By Famarie Battung
It used to be only the 35mm reel. And the cost is very expensive.
The emergence of the cheap digital handycams is a big boost to the short films, documentaries and even the feature films, not to mention the TV tapings. Some theaters are now equipped to screen films in digital formats. Conversion from digital format to the traditional 35mm is possible although still a bit expensive.
Technology is fast becoming the norm particularly in the film industry. The tedious and messy editing of yore has been replaced by complex yet easy to operate softwares. Scene transition is as easy as clicking on the mouse. The camera tricks are fast fading in lieu of the digitally-created effects. That also goes with the digital animation that is gradually replacing the framed cartoons.
Music, canned or live, is not left behind. Several softwares are at hand for musical editing, insertions and mixing. Live orchestra accompaniment is now giving way to MIDI (Musical Instrument Digital Interface) which is markedly cheaper. Sound effects used to be created with props but computer-canned sound effects are proving to be of a better genre, not to mention the cheap cost.
The pinnacle of the digital age is almost here. Digital characters are in waiting to replace real-life actors as tested by Japan. Digital sceneries and landscapes, supersimpositions and other visual effects are getting to be in vogue due to the simplicity and economy. Expensive location shoots can now be avoided. Indeed, a technological revolution in the entertainment industry is overwhelming.
But technology is not all roses and chocolates. The music industry was the first to complain about piracy. In the early 1990s, a couple of websites started offering copyrighted songs in MP3 format for free downloading. All one has to do is to log in to the music website and click on their choice of songs. The digitally-formatted recording goes straight to the home computer that can later on be burned into a CD. And for the uninitiated, all you have to do is get inside a search engine (yahoo, etc.) and search for “free music.”
Optical piracy started with music and eventually extended its long arm to the film industry. Movie producers started to feel the pinch of the pirated VCDs and DVDs. From an average of 200 films per year, it’s now down to 50 or so. For a mere 50 pesos, one can obtain a pirated copy of their favorite movie in the mall (Vira Mall in Greenhills is the most notorious but Divisoria and Raon are now taking the top stops in piracy retailing). As a direct effect, legit video rentals have gone bankrupt. To counter the illegal and immoral trend, the government created a patsy of an agency called VRB (Video Regulatory Board) and later changed the name to OMB (Optical Media Board). Both agencies, with the objective of curbing the rampant illegal sale of pirated CD, VCD and DVD, miserably failed amidst the regular press releases.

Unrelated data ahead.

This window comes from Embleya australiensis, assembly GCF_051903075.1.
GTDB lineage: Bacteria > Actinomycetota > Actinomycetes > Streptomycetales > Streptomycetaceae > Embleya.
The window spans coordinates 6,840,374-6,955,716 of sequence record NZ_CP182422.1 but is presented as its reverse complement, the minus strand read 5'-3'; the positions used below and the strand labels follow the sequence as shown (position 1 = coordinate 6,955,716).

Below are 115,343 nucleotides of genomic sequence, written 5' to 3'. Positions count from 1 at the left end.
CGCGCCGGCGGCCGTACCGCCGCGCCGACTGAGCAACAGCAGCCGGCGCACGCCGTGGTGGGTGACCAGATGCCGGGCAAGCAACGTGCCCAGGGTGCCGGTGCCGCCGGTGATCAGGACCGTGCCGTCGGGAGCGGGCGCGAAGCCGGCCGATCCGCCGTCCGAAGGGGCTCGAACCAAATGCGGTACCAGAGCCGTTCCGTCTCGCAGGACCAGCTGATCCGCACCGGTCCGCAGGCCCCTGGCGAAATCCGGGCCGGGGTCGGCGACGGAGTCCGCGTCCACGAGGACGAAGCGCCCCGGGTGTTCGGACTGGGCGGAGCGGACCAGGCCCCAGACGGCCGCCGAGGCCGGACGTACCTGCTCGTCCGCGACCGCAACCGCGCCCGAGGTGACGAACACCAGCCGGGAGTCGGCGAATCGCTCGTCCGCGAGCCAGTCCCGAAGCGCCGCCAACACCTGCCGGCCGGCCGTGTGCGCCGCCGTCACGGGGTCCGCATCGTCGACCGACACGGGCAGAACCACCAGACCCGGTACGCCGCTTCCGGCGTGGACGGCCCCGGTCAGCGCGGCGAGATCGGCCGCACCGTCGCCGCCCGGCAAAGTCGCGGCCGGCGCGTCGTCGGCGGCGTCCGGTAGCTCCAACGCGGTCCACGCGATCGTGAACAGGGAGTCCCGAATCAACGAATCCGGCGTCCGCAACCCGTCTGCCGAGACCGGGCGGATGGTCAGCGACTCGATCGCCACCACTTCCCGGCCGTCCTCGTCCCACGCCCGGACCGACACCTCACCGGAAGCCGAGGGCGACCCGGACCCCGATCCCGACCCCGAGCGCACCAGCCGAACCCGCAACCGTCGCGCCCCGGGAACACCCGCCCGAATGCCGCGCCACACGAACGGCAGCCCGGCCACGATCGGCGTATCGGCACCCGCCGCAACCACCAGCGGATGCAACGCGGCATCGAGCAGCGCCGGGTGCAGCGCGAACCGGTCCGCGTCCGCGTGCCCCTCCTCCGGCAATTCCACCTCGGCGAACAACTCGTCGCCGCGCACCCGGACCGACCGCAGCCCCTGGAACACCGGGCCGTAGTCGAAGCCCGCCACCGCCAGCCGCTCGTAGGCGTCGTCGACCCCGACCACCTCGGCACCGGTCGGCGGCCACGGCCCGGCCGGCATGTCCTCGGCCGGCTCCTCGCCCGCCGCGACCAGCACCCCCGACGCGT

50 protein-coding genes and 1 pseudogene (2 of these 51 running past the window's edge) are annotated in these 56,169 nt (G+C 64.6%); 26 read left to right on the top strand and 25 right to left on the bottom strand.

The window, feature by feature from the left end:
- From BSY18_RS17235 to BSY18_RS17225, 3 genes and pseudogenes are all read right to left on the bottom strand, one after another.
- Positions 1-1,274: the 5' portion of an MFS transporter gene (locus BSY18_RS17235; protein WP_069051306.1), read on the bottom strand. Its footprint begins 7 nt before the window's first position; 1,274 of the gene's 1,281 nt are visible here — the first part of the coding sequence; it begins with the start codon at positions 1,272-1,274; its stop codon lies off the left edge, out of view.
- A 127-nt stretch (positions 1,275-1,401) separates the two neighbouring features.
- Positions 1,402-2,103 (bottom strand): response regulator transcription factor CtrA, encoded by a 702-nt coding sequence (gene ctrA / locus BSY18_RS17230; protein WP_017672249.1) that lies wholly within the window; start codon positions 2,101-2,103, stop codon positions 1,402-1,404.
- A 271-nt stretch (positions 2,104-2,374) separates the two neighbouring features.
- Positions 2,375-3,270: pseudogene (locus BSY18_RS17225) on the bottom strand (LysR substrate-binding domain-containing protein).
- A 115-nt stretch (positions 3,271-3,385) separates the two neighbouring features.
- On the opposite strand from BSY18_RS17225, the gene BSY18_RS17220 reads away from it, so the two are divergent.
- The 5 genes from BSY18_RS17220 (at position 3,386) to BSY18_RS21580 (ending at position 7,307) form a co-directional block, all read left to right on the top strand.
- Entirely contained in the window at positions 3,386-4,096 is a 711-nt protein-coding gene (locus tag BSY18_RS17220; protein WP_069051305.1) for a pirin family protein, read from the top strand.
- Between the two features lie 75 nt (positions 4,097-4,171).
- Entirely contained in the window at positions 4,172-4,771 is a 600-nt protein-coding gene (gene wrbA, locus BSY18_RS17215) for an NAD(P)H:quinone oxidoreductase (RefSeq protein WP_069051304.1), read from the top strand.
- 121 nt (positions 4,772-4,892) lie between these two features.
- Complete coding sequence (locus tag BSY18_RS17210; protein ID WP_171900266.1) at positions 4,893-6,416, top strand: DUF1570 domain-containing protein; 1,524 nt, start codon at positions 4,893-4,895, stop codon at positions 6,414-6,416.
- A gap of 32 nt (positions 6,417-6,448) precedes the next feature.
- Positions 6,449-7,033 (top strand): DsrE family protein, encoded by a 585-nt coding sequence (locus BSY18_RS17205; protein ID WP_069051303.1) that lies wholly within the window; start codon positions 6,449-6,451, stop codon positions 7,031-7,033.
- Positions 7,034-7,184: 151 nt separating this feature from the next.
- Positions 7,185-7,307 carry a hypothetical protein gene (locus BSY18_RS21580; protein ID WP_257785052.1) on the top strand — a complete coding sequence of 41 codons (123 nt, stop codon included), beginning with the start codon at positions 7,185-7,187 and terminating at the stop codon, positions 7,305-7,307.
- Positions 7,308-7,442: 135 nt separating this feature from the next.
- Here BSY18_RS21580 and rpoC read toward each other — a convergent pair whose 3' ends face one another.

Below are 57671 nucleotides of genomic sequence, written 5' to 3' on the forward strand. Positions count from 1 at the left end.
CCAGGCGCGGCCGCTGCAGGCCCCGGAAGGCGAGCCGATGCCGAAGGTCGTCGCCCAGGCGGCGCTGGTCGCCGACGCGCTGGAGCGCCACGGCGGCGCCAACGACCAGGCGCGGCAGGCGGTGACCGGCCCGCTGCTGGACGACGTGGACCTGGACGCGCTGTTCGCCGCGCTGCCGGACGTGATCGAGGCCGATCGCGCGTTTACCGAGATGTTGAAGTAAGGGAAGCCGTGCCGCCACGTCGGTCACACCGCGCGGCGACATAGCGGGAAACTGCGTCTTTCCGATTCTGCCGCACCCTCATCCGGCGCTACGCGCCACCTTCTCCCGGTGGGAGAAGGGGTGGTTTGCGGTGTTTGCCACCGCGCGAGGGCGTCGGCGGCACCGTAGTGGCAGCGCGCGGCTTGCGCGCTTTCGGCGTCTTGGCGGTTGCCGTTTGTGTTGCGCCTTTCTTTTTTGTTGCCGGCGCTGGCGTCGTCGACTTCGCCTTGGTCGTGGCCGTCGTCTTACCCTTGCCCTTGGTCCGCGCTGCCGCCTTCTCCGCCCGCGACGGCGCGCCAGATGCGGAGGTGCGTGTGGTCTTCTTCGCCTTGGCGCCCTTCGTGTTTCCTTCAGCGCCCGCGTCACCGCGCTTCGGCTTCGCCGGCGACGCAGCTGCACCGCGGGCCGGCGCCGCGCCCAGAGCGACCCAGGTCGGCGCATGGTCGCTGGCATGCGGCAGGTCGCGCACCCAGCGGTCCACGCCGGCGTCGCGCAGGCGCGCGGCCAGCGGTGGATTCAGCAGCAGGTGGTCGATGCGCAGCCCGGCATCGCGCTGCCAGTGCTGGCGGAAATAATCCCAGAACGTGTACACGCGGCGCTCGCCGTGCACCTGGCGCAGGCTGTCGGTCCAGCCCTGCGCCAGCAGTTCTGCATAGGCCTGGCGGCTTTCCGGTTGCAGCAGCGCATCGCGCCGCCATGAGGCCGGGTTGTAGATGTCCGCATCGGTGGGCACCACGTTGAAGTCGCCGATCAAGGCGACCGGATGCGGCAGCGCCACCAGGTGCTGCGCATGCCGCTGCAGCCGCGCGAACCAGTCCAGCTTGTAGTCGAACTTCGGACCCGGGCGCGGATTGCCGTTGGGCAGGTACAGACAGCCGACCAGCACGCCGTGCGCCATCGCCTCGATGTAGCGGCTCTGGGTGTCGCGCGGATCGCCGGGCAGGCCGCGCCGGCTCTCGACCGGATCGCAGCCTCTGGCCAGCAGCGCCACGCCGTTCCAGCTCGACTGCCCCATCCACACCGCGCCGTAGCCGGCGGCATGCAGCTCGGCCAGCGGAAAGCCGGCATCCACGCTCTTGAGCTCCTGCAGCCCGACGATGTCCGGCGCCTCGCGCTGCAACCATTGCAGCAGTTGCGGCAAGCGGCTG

Another ugly face of technology, but most potent, is the cellphone. Aside from bastardizing the spelling of words, the celphone is getting to be an instrument of nasty rumors and intrigues. If the malicious texts were to be believed, the Pope had died several times already. Famous actors and actresses have been the targets of malicious texts. Some have complained but others preferred to keep their cool. The latest victim is the actor son of the Philippine president, although it had been denied many times but the malicious texts keep on persisting. And lately the game had changed for the better. Video texts (or picturegraphs) are being used to circulate “doctored” sex videos of celebrities and politicians.
Technologically speaking, the most widely used is the internet and email. With the millions of websites in the so-called cyberspace, one can find practically any information they need. And it may be a food for thought to the MTRCB (Movie and TV Review and Classification Board) that the highest rated sites in terms of visitors are the pornographic websites. There are only a few instances when the pornographic websites were relegated to number two ranking. One, during the 9/11World Trade Center bombing and two, during the recent Philippine election where ABS-CBN got 1.2 million visitors in one day.
Like the celphone texts, the powerful email is also being used to spread lies and deceit. Most emailers are content with receiving and forwarding religious items but some are still prone to believing, in effect they forward, malicious emails particularly those pertaining to celebrities. (Ed’s note: FAPWEB recently published the malicious emails against Gretchen Barretto and Lucy Torres. See previous issues of Explosive in our Bodega). Aside from text email, now prevailing are attachments containing nude photos or sex videos purportedly those of celebrities.
For the movie industry, unsolicited advice regarding piracy are a-dime-a-dozen. In principle, only the unity and cooperation of all those concerned can defeat piracy and bring the movie industry back on its feet. That’s the only tip we can offer for the present OMB leadership. Where there’s a buyer there’s a seller.
Famarie Battung is currently IT manager of a universal bank. Feedback to this article can be sent to firstname.lastname@example.org .